The way that I'm used to working with editors is by using the Review Function electronically, which I posted about recently. I'd hazard that most people have switched to this method now. 

Editing printed paper still requires someone to go through and make the changes on the electronic copy. However, printing out your work and reading through it can often help you to spot mistakes you may otherwise have missed, so it is useful for your own notes, and for working with editors who still send a paper proof.

If nothing else, it's a record of a secret code that harks back to the golden age of publishing. And, should the epocalyptic threats of 2012 ever prove to be fashionably late, and an apocalyptic era of destruction reign, in the absence of electricity and telecommunications we can still get our books print-ready.

Without further ado - here's a crudely scanned list of The most common correction marks (based on British Standards 1958):

click to enlarge

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Missing any? Let me know.

There was also the following useful advice:

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Friday 12 April 2013

I Must Stress...

I haven't been much of a writer of late, lazing about in the Highlands, helping my friend to get married, distracted by the day job.

I decided to get back into the swing of things gradually by looking at a few competitions. I like competitions because they focus your mind on a short, achievable goal, thematic and time-bound. Occasionally, I even come out on top. Right now, like most writers, my bank balance could use a bump.

I found one that looked promising. I'd seen it before, and it was accepting online entries for the first time. I like online entries. Saves ink, the environment, and the cost of postage. Win, win and - win.

Unfortunately, as with many writing competitions using online entry forms, copy/pasting your work into them completely washes them of any formatting.

When I wrote to mention this, I received the following reply:

Entering online removes any formatting, leaving just the merits of the text to be judged.

If you feel your italics etc need to be seen as part of the judging, then I would recommend you use the postal system.

We always judge on content only, so there is a level playing field for all entries.

We are looking forward to reading your work.

This is a well established literary prize, talking to people who are obsessed with writing and 'merits of the text'.

I know I'm not the only author they'll need to scrape off the ceiling after a reply like that.

Italics are fundamental.

Writers worth their weight will immediately understand that it's not only important points they can be used to stress, but that they're absolutely necessary to indicate foreign words and phrases.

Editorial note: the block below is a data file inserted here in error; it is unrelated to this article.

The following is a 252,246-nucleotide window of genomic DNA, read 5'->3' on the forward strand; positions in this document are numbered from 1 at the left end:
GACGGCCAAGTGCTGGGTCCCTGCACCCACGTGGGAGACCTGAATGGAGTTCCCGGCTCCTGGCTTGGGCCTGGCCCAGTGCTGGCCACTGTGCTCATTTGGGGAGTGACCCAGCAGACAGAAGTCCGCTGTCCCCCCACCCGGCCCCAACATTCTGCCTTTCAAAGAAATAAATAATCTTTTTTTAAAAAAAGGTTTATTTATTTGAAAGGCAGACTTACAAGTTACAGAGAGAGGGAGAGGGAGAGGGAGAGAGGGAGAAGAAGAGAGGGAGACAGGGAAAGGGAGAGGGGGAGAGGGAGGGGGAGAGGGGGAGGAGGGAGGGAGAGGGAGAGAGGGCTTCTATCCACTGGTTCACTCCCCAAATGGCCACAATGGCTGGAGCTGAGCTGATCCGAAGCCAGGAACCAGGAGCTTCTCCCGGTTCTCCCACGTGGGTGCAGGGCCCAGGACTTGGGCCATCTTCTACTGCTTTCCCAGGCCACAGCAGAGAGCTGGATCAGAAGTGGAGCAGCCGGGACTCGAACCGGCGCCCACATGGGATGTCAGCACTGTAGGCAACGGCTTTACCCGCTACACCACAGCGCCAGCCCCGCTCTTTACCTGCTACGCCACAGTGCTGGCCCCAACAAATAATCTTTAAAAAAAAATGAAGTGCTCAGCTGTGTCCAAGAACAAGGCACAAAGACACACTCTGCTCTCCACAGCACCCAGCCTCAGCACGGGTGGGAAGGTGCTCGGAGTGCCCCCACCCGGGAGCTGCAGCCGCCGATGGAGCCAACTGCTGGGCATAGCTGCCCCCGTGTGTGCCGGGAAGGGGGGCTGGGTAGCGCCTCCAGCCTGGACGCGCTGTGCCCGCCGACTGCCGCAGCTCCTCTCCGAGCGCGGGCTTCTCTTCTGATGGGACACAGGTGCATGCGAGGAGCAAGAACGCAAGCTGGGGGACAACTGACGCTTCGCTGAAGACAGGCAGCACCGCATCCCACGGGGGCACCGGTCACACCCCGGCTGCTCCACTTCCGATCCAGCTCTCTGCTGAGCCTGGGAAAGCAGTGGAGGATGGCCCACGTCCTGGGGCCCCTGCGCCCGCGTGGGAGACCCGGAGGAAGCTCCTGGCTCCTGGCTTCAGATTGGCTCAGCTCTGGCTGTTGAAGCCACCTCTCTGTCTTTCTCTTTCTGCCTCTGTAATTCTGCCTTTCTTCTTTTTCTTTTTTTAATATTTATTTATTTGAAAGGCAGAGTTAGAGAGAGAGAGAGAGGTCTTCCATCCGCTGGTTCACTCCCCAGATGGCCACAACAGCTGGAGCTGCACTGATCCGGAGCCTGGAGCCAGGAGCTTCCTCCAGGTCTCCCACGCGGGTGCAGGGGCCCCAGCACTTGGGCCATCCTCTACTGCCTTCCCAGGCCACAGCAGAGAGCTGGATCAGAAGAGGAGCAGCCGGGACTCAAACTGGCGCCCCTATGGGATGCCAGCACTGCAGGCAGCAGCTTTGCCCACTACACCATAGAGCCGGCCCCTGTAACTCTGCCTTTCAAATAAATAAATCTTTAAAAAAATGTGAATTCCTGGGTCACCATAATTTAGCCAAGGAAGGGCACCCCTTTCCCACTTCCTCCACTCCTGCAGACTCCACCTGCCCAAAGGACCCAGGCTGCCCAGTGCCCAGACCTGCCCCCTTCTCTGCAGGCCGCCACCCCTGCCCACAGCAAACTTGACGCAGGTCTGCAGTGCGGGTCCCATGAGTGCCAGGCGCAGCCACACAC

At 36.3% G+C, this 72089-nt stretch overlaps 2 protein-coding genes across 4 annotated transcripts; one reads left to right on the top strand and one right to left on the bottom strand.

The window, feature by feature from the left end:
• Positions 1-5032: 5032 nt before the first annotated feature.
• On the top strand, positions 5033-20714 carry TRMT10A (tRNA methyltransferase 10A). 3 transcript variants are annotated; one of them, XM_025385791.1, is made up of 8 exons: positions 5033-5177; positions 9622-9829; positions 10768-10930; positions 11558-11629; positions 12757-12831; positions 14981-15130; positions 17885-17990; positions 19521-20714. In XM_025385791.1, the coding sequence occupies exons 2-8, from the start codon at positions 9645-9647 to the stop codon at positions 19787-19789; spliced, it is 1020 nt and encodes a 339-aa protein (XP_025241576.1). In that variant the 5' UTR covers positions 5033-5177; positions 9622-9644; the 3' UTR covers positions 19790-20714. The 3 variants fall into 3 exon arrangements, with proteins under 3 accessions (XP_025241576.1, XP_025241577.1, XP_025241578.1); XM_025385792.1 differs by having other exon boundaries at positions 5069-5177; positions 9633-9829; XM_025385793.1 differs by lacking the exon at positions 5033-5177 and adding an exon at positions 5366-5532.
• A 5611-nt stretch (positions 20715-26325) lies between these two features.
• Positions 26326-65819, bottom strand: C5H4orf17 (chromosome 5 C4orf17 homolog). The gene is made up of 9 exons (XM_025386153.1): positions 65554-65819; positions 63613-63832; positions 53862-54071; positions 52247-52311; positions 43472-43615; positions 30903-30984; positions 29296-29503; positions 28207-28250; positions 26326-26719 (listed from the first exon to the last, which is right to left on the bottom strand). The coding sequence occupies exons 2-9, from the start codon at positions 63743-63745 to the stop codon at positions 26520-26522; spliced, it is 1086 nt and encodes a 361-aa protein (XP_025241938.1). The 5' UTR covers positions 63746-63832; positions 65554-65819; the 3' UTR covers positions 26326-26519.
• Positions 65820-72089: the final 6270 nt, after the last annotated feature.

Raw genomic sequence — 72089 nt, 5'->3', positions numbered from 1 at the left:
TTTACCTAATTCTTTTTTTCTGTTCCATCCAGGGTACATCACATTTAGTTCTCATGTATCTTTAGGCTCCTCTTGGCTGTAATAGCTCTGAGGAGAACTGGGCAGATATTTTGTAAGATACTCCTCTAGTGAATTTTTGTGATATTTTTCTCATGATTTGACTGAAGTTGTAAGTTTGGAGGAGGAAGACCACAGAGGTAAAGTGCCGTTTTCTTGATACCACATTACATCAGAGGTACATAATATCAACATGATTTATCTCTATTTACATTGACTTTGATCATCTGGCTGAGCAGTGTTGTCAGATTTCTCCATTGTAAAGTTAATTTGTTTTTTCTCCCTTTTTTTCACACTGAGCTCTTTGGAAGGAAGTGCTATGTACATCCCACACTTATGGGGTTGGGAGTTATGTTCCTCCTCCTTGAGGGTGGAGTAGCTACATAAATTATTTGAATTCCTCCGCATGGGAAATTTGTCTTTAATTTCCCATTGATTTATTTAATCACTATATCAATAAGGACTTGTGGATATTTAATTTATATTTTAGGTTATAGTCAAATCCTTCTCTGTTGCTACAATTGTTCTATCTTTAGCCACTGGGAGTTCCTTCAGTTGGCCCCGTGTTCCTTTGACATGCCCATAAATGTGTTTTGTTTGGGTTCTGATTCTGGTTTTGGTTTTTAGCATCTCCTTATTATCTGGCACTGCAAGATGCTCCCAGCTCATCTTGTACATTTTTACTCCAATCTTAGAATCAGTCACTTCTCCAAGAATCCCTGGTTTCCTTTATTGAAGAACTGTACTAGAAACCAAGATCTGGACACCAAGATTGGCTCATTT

As an English writer, I'm apt to use foreign phrases from time to time, such as en route, nom de plume, tête-à-tête and ad hoc, ad nauseam.

As an English writer writing a book set in Iran, I'm also more than slightly likely to throw in some phrases in Turkish, Persian and Arabic. 

Even if you never use foreign words, and your story takes place in Middlesex, how are your characters going to think?

She reached for another cup of coffee. Am I making sense here? Does anyone grasp what I'm saying?

Honestly. How can a panel of judges judge my work on its literary merit when they don't appear to comprehend the very foundation of the stuff?

Bah, humbug, she thought, consigning her entry to the waste paper basket. That'll teach me to write distractions when I should be bashing out the sequel to War and Peace. Et cetera, et cetera.

Nuff said.

Monday 8 April 2013

The Danger of a Single Story

One of my favourite TED talks, by Chimamanda Adichie, founder of the Farafina Trust and author of Half of a Yellow Sun. About the dangers of telling a story from only one perspective.

If you head to the TED site, you can find the transcript in many languages just below the video.

Stories matter. Many stories matter. Stories have been used to dispossess and to malign, but stories can also be used to empower and to humanize. Stories can break the dignity of a people, but stories can also repair that broken dignity.

Wednesday 3 April 2013


Angry pizza man has a blue cape
(Image courtesy of Darby)

Mondegreen is a word that I first heard whilst watching a documentary about Ian Rankin, who was writing his next Rebus novel at the time. Rankin is rather a connoisseur of obscure words. For example, check out rebus.

I love the word mondegreen. It's a word I didn't realise I needed all my life until I heard it. Meaning:

The mishearing or misinterpretation of a phrase as a result of near-homophony, in a way that gives it a new meaning.

For instance,  whenever I listen to Mika's Any Other World, I am absolutely convinced that it's all in the hands of a bitter pizza man.